Based on the memoir of Brian Stevenson, a defence attorney for poor people and minorities in the Southern States, this film gives us to understand a couple of things. One is that the African American holocaust is divided into three stages, the last of which is still in operation. First it was slavery, then lynchings, and then incarceration. A large number of the prison sentences, disproportionately given to black men, are from bad trials, and worse sentencing, leading up to decades of jail time, and, sometimes, placement on death row.
The second thing we grasp instantly, and which is conveyed through the emotional quotient of the cinema in ‘Just Mercy’, is the appalling nature of Capital Punishment. In a horrific scene in the movie we see a man executed by electric chair. This is in the 1980s, not so long ago for it to slip into the bad and distant past. We see details, like the humiliation of a grown man who is brought trembling to sit in what looks like an ancient dentist’s chair. Before that, he has all the hair on his head and face shaved, including his eyebrows. He is displayed through a glass window, behind whom sit the learned people in judgement. When the lever is pulled, there is a loud bang, the smell of burning flesh fills the air, the doctor rises to check the body, and then the paperwork begins.
The way the mise-en-scene and the camera position divides the executed man from the witnesses to his death, suggests a State seeking revenge, in moral opposition to one of the ‘Ten Commandments’ – ’Thou Shalt Not Kill’. Not since ‘A Short Film About Killing’, a powerful episode in Polish Director Krzysztof Kieslowski’s ‘Decalogue’, an adaptation of lessons from the Ten Commandments, has there been such a strong censure of Capital Punishment.
‘Just Mercy’ tells of Walter McMillian (Jamie Foxx) who is in despair after being wrongly convicted, perhaps set up by the State, for the murder of a young white woman in Alabama. Harvard educated lawyer, Brian Stevenson (Michael B. Jordan), arrives to take up his case. The first half of the movie shows us extraordinary levels of racism, in a casual, matter of fact manner, that succeeds in almost making it appear normal.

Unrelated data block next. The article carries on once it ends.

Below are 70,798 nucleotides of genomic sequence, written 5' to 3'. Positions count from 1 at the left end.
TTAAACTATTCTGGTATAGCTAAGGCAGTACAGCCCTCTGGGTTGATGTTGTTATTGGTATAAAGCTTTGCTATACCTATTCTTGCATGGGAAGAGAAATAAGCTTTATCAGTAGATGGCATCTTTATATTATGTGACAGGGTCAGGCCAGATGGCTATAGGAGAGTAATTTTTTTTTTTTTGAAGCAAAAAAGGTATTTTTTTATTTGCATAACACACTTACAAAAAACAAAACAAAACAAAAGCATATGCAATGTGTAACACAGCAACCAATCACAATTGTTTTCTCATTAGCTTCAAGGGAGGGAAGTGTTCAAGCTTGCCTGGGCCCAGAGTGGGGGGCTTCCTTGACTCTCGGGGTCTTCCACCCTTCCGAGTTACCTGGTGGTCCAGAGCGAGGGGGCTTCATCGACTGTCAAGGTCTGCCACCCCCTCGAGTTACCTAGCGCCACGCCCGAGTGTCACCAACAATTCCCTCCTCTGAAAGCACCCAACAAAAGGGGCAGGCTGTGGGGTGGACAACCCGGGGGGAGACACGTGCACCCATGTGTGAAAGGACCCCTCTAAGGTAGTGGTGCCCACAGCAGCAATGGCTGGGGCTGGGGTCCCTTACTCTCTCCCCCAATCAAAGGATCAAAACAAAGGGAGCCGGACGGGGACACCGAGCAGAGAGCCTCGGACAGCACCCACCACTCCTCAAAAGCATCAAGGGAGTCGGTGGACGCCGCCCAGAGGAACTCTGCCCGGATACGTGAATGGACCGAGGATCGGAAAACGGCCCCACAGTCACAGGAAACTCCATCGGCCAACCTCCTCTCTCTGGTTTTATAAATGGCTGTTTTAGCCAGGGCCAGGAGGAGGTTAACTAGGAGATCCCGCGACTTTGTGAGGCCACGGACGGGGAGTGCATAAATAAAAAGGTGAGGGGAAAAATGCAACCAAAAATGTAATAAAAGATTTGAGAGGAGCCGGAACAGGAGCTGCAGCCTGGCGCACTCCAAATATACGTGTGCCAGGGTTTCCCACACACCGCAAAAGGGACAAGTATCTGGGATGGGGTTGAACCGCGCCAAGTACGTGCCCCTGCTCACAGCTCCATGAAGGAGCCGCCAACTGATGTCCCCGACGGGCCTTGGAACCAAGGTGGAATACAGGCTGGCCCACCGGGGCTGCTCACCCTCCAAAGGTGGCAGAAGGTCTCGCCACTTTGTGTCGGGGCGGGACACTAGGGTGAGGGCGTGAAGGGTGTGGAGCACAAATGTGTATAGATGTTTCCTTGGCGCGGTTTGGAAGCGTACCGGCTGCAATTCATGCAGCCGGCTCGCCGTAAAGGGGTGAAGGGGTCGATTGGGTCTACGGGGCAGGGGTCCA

What hits you is the constant reference, by the establishment in law enforcement and justice, that protection of the ‘community’ is paramount. They consciously and openly rig evidence against the defence, for the sake of this ‘community’. Such is the blindness of their bigotry, that it goes against natural logic and the instinct of self preservation. Though it is clear that the real murderer of the young woman is still at large and roaming free, the State shows no interest whatsoever in investigating the case any further. ‘Desecration’ of white womanhood by black manhood is the important issue that binds them in united hatred.
A well acted movie, ‘Just Mercy’ is paced awkwardly in the first one hour, and drags a little. But once the passion and compassion of the lead character is unleashed, the horror that one people can inflict on another comes through painfully. As a matter of fact, the subject of the film is a little too close to home for comfort.
This is a contemporary and moving document of our times.